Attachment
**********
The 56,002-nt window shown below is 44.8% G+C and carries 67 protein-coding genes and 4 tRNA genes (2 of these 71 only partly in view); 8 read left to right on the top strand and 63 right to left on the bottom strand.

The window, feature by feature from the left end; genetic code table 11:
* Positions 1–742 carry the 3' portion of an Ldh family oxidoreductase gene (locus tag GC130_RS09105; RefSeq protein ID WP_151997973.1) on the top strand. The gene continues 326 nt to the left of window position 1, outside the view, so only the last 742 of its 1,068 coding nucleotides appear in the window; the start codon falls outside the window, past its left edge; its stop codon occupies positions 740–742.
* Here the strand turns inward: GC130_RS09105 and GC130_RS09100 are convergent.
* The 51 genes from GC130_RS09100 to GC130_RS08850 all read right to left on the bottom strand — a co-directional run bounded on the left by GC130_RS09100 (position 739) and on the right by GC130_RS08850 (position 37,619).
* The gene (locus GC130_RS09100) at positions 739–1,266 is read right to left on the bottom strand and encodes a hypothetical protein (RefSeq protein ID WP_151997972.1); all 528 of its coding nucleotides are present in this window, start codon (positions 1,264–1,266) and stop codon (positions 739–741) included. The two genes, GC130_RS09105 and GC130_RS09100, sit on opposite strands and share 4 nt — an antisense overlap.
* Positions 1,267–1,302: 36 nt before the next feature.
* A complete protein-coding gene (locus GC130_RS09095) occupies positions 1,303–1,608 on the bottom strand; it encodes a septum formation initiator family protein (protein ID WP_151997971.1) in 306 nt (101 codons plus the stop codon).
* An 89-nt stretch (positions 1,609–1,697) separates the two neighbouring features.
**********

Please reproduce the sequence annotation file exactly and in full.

The 56,002-nt window shown below is 44.8% G+C and carries 67 protein-coding genes and 4 tRNA genes (2 of these 71 only partly in view); 8 read left to right on the top strand and 63 right to left on the bottom strand.

The window, feature by feature from the left end; genetic code table 11:
* Positions 1–742 carry the 3' portion of an Ldh family oxidoreductase gene (locus tag GC130_RS09105; RefSeq protein ID WP_151997973.1) on the top strand. The gene continues 326 nt to the left of window position 1, outside the view, so only the last 742 of its 1,068 coding nucleotides appear in the window; the start codon falls outside the window, past its left edge; its stop codon occupies positions 740–742.
* Here the strand turns inward: GC130_RS09105 and GC130_RS09100 are convergent.
* The 51 genes from GC130_RS09100 to GC130_RS08850 all read right to left on the bottom strand — a co-directional run bounded on the left by GC130_RS09100 (position 739) and on the right by GC130_RS08850 (position 37,619).
* The gene (locus GC130_RS09100) at positions 739–1,266 is read right to left on the bottom strand and encodes a hypothetical protein (RefSeq protein ID WP_151997972.1); all 528 of its coding nucleotides are present in this window, start codon (positions 1,264–1,266) and stop codon (positions 739–741) included. The two genes, GC130_RS09105 and GC130_RS09100, sit on opposite strands and share 4 nt — an antisense overlap.
* Positions 1,267–1,302: 36 nt before the next feature.
* A complete protein-coding gene (locus GC130_RS09095) occupies positions 1,303–1,608 on the bottom strand; it encodes a septum formation initiator family protein (protein ID WP_151997971.1) in 306 nt (101 codons plus the stop codon).
* An 89-nt stretch (positions 1,609–1,697) separates the two neighbouring features.